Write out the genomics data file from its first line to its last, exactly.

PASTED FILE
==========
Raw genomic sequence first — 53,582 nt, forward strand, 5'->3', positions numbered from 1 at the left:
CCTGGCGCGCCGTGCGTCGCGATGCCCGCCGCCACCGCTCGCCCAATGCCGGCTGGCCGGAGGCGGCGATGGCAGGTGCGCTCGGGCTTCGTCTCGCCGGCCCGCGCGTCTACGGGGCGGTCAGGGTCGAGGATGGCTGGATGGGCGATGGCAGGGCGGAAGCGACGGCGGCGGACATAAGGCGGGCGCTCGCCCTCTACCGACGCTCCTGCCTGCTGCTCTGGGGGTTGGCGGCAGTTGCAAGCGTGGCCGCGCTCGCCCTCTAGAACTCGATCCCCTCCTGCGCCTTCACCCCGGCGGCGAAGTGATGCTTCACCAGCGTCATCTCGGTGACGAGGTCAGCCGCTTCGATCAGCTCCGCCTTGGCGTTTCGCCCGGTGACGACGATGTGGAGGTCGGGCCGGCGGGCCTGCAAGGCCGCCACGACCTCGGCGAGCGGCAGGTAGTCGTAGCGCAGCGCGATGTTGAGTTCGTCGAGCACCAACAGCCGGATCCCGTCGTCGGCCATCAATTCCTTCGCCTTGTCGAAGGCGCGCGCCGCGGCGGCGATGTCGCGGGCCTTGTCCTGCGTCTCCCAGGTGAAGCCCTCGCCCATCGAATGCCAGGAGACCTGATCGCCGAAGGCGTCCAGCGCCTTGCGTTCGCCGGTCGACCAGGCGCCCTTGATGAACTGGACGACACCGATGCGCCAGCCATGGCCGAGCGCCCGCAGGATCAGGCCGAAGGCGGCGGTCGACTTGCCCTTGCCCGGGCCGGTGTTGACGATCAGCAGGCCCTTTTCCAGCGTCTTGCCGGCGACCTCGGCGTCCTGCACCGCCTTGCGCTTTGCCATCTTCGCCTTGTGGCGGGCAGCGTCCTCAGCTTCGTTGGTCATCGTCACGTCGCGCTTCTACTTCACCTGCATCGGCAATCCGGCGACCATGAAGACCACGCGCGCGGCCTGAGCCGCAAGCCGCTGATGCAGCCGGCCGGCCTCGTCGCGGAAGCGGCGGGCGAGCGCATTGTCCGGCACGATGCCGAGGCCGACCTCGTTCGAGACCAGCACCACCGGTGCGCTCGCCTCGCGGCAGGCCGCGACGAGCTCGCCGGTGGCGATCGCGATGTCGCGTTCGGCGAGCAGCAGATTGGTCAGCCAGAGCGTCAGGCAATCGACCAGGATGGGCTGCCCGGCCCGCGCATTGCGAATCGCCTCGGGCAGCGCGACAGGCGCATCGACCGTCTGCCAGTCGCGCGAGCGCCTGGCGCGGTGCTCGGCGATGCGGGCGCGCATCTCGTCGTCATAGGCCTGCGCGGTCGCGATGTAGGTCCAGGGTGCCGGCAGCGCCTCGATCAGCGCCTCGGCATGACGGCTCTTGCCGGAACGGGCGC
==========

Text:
Raw genomic sequence first — 53,582 nt, forward strand, 5'->3', positions numbered from 1 at the left:
CCTGGCGCGCCGTGCGTCGCGATGCCCGCCGCCACCGCTCGCCCAATGCCGGCTGGCCGGAGGCGGCGATGGCAGGTGCGCTCGGGCTTCGTCTCGCCGGCCCGCGCGTCTACGGGGCGGTCAGGGTCGAGGATGGCTGGATGGGCGATGGCAGGGCGGAAGCGACGGCGGCGGACATAAGGCGGGCGCTCGCCCTCTACCGACGCTCCTGCCTGCTGCTCTGGGGGTTGGCGGCAGTTGCAAGCGTGGCCGCGCTCGCCCTCTAGAACTCGATCCCCTCCTGCGCCTTCACCCCGGCGGCGAAGTGATGCTTCACCAGCGTCATCTCGGTGACGAGGTCAGCCGCTTCGATCAGCTCCGCCTTGGCGTTTCGCCCGGTGACGACGATGTGGAGGTCGGGCCGGCGGGCCTGCAAGGCCGCCACGACCTCGGCGAGCGGCAGGTAGTCGTAGCGCAGCGCGATGTTGAGTTCGTCGAGCACCAACAGCCGGATCCCGTCGTCGGCCATCAATTCCTTCGCCTTGTCGAAGGCGCGCGCCGCGGCGGCGATGTCGCGGGCCTTGTCCTGCGTCTCCCAGGTGAAGCCCTCGCCCATCGAATGCCAGGAGACCTGATCGCCGAAGGCGTCCAGCGCCTTGCGTTCGCCGGTCGACCAGGCGCCCTTGATGAACTGGACGACACCGATGCGCCAGCCATGGCCGAGCGCCCGCAGGATCAGGCCGAAGGCGGCGGTCGACTTGCCCTTGCCCGGGCCGGTGTTGACGATCAGCAGGCCCTTTTCCAGCGTCTTGCCGGCGACCTCGGCGTCCTGCACCGCCTTGCGCTTTGCCATCTTCGCCTTGTGGCGGGCAGCGTCCTCAGCTTCGTTGGTCATCGTCACGTCGCGCTTCTACTTCACCTGCATCGGCAATCCGGCGACCATGAAGACCACGCGCGCGGCCTGAGCCGCAAGCCGCTGATGCAGCCGGCCGGCCTCGTCGCGGAAGCGGCGGGCGAGCGCATTGTCCGGCACGATGCCGAGGCCGACCTCGTTCGAGACCAGCACCACCGGTGCGCTCGCCTCGCGGCAGGCCGCGACGAGCTCGCCGGTGGCGATCGCGATGTCGCGTTCGGCGAGCAGCAGATTGGTCAGCCAGAGCGTCAGGCAATCGACCAGGATGGGCTGCCCGGCCCGCGCATTGCGAATCGCCTCGGGCAGCGCGACAGGCGCATCGACCGTCTGCCAGTCGCGCGAGCGCCTGGCGCGGTGCTCGGCGATGCGGGCGCGCATCTCGTCGTCATAGGCCTGCGCGGTCGCGATGTAGGTCCAGGGTGCCGGCAGCGCCTCGATCAGCGCCTCGGCATGACGGCTCTTGCCGGAACGGGCGC